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CureMatch Building Genomic Therapy-Matching Business Focused on Drug Combinations


NEW YORK (GenomeWeb) – A newcomer to the genomic medicine field, CureMatch, announced earlier this year that it had closed a bridge round to Series A financing with Serra Ventures after launching its genomics-based therapy-matching service this spring.

The company's COO Stephane Richard said in an interview this week that CureMatch hasn't disclosed details of the Serra financing yet, but the firm's business strategy involves an initial focus on marketing its analysis directly to patients and doctors while working on pilot studies with genomics providers that may later lead to white-label type agreements that integrate its analysis into their own reports.

Co-founded by UCSD researchers Razell Kurzrock and Igor Tsigelny, CureMatch is based on a strategy that couples traditional scientific data curation with a more real-time annotation of clinical experience — applying the end result specifically to the question of drug combinations.

Although access to precision medicine is still far from universal, patients with cancer, especially at larger medical centers, are increasingly receiving at least some kind of genomic testing — whether a more limited sequencing panel, comprehensive or whole-genome sequencing, or newer non-invasive liquid biopsy assays.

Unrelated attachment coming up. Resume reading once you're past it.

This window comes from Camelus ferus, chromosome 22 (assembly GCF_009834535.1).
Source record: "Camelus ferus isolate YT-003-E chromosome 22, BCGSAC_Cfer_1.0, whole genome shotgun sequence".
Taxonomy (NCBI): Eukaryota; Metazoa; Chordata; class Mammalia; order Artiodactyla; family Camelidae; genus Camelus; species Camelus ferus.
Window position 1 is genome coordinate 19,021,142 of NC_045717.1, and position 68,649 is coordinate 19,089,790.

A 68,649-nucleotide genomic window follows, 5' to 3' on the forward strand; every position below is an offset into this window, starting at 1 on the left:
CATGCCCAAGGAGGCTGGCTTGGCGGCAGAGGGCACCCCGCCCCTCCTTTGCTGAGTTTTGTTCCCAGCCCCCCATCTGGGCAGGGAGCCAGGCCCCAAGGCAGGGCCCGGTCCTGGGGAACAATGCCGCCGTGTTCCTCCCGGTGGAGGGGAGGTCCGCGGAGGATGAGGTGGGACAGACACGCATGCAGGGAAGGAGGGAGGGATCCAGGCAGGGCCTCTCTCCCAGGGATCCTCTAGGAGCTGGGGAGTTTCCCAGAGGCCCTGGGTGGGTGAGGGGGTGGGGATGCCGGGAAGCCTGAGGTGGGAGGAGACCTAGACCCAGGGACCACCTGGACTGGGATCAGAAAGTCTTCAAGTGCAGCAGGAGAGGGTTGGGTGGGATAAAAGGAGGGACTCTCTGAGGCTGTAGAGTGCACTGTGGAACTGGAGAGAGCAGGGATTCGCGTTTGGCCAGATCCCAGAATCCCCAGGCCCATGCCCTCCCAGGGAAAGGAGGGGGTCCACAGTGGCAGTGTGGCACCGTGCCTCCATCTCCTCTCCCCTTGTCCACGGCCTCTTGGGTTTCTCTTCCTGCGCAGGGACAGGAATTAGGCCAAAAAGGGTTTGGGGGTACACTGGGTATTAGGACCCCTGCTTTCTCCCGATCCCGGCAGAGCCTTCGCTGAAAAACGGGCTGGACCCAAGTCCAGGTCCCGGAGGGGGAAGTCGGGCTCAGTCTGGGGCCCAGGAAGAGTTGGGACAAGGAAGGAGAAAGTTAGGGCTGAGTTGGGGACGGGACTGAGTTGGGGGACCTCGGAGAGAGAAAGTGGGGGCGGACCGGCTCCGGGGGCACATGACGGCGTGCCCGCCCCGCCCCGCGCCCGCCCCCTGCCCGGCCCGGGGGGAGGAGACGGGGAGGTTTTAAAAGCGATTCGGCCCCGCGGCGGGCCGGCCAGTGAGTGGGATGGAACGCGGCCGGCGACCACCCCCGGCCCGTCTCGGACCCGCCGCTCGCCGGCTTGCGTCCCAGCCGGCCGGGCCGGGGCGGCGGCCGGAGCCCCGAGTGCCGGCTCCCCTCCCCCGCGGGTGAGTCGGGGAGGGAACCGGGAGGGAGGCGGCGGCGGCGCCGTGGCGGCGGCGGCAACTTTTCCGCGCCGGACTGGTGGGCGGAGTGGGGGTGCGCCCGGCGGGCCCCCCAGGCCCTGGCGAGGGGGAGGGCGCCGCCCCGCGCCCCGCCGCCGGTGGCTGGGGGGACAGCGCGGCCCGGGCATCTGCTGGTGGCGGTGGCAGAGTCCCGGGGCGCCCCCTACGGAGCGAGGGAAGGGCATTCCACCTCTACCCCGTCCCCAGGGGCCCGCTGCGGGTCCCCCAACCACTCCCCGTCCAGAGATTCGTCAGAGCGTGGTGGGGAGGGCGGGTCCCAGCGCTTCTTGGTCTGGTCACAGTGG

With many of these tests, results are returned to doctors in a format that highlights or recommends specific therapies based on curation of clinical data from FDA-approved or investigational therapies — or, in some cases, even deeper analyses that include preclinical trials, basic functional studies, or case reports.

Companies like Molecular Health and Cure Forward have also emerged that provide this type of therapy-matching or decision support analyses as a standalone service, which can be applied to a patient's existing genomic or other molecular data.

But despite growing evidence that molecular profiling can be done in clinically relevant time frames and produce actionable information, getting patients enrolled in clinical trials or treated with targeted therapies remains a challenge.

For example, researchers reported earlier this year that although potentially actionable results can be found in up to 95 percent of patients, the likelihood of a patient actually receiving a genomically guided therapy hovers between 5 percent and 16 percent, whether through approved drugs or in a clinical trial.

Some investigators have pointed to the failures of current tools to appropriately guide physicians as one contributor to this disparity, but they have hope that better decision support can help resolve it.

For its part, CureMatch believes it can distinguish itself both from the decision support provided by genomics service providers and from these other stand-alone therapy-matching programs.

Central to the firm's value proposition is its focus on guiding not just single therapies, but suggesting combinations of drugs, Richard explained.